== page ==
It looks like lots of people, including us, are starting our seeds this week. Here is what we do.
We did not have good results with the biodegradeable seed pots, also called Jiffy pots or Cow Pots. Ours molded. This year, we're using what the vendors at the Farmer's Market call "six packs."
We'll fill each cell with seed-starting mix and water it throughly. You don't want to water after you put the seeds in, otherwise you could wash them to the sides of the cell. Put 2-3 seeds on top of the wet soil, and crumble more soil loosely on top. Put the cover on the flat (ours came with a plastic cover) and cover that with a blanket. This keeps heat in and light out, you don't want light before germination. Water the cells gently daily with a spray bottle.
When you see the first "elbow" of a seedling come through the soil, remove the cover and expose the seedlings to light. We use a shop light with a cool white bulb that's suspended on chains from the ceiling so we can move it up and down. You want the light right above the seedlings at all times, you don't want them to have to reach for the light. Reduce watering to every other day or every 3 days. Overwatering is just as bad as underwatering. If any of the seedlings get tall and skinny (called looking "leggy"), look like they're pinched at the bottom, and flop over, this is damping off disease. Discard those plants, water less frequently, move the light closer, and increase air circulation. You could use a small fan for that.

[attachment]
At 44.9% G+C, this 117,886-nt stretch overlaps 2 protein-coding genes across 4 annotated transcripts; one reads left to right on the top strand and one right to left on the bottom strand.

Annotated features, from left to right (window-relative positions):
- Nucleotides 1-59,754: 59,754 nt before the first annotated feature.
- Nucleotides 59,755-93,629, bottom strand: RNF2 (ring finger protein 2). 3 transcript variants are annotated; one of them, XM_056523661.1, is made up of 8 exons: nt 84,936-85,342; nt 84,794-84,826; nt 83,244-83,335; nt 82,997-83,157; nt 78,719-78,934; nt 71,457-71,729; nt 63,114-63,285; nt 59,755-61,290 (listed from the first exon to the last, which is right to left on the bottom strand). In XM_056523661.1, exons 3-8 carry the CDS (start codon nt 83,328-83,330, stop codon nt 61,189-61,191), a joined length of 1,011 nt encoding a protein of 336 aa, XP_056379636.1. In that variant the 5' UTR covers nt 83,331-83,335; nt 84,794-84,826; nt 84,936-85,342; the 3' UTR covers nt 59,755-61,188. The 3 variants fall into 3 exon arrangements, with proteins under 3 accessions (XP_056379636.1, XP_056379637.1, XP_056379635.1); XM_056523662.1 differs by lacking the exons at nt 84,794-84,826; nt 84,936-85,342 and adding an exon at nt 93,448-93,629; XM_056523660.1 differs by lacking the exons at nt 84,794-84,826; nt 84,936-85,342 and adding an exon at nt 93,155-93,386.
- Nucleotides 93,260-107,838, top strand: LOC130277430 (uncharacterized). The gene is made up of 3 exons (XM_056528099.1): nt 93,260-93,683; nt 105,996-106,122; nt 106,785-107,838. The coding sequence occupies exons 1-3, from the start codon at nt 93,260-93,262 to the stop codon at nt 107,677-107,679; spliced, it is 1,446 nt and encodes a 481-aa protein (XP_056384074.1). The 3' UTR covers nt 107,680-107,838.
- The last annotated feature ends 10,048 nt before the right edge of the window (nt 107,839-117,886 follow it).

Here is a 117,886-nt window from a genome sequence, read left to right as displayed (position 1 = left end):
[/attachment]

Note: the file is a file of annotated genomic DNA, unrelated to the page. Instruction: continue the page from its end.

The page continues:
The first set of leaves will be "seed leaves," meaning they don't look like the parent plant, they're just kind of generic. Once you get your second set of "true leaves", meaning they will look like the leaves you would recognize, add dilluted liquid fertilizer (the bottle should have instructions for seedlings) once a week. In a week or two, you'll see which seedling in each cell is the healthiest. Clip the weak seedlings at ground level (do not pull, you'll disturb the roots of your "winner" seedling) and discard. Continue watering and fertilizing.
In a few weeks, the plants will start to outgrow their cells. Transplant them into bigger pots. We save yogurt tubs throughout the year for this purpose. Continue watering and fertilizing.
A little over a week from your intended plant-outside-date, you'll have to harden them off. This entails putting the transplants outside in a protected spot (we put them in the inner corner of the deck) for an hour, then a little longer the next day, etc... etc.. until they're used to being outside. Then you plant!